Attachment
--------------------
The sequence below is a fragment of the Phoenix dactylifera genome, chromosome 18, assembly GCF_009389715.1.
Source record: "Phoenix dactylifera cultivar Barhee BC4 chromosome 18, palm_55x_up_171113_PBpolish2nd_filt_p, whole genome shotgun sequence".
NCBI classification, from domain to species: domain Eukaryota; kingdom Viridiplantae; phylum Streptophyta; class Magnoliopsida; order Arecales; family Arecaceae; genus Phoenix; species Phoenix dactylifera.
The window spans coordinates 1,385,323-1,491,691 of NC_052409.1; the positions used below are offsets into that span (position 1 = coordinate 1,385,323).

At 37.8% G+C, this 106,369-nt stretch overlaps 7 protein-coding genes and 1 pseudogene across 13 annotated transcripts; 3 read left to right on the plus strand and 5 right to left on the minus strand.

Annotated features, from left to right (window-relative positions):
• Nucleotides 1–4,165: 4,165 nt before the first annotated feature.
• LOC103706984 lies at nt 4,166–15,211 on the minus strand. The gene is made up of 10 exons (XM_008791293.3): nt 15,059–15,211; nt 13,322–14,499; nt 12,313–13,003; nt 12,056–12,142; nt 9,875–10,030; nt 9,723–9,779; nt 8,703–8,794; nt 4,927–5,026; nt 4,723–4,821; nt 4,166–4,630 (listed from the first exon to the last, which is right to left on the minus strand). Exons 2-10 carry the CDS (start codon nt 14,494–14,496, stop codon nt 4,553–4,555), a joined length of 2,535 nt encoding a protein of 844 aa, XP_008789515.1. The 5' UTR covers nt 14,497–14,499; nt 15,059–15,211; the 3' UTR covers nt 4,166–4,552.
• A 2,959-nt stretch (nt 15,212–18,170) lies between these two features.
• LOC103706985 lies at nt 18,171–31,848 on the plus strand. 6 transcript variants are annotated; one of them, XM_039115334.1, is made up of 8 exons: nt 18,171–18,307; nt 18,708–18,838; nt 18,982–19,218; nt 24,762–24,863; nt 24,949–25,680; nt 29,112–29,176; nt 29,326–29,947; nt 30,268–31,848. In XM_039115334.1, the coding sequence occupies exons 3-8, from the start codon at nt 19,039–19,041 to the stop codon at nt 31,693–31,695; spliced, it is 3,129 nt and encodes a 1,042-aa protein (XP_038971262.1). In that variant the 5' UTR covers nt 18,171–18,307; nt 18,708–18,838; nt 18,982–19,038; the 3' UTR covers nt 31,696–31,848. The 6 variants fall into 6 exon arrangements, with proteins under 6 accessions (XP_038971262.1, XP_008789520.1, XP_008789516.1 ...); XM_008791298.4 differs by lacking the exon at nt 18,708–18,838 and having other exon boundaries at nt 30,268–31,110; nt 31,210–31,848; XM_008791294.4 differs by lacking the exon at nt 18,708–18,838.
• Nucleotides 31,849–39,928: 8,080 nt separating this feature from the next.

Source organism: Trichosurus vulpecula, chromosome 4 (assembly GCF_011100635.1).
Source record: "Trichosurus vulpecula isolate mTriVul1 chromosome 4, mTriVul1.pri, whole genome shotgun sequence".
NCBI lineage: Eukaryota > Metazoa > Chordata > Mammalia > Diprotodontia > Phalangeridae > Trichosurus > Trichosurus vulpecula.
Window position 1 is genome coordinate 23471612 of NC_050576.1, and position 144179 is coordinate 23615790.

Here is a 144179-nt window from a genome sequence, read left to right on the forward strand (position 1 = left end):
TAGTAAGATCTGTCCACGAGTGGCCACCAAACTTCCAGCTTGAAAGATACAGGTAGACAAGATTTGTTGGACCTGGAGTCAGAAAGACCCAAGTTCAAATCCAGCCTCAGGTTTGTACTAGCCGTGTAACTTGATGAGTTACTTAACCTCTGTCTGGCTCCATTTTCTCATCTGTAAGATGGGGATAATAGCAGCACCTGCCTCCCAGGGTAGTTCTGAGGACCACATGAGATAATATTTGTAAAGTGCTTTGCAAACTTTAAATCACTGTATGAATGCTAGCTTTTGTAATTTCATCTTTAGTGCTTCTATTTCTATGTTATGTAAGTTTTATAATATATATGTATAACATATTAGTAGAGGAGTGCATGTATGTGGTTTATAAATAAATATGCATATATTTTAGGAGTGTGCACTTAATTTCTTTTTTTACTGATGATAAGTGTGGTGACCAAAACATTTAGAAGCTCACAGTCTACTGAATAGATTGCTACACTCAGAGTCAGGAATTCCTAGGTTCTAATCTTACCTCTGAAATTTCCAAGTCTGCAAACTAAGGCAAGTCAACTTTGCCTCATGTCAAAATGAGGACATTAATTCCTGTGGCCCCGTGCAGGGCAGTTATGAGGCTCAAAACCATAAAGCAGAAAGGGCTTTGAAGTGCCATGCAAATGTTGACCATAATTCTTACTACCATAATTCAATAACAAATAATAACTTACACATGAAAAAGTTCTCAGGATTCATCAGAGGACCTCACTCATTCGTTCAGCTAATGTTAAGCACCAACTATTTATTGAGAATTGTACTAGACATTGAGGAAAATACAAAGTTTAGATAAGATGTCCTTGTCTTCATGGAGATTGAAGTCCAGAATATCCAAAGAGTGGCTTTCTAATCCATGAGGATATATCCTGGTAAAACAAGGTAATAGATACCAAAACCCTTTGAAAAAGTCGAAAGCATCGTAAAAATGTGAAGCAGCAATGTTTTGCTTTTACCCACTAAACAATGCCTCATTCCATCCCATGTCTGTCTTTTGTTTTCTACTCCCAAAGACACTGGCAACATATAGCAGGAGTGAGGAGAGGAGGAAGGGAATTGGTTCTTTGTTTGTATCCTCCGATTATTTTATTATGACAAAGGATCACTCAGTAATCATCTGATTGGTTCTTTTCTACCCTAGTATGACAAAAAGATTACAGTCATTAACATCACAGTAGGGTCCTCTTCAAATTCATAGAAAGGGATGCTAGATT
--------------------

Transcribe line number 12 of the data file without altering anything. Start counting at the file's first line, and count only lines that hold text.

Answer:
Source organism: Trichosurus vulpecula, chromosome 4 (assembly GCF_011100635.1).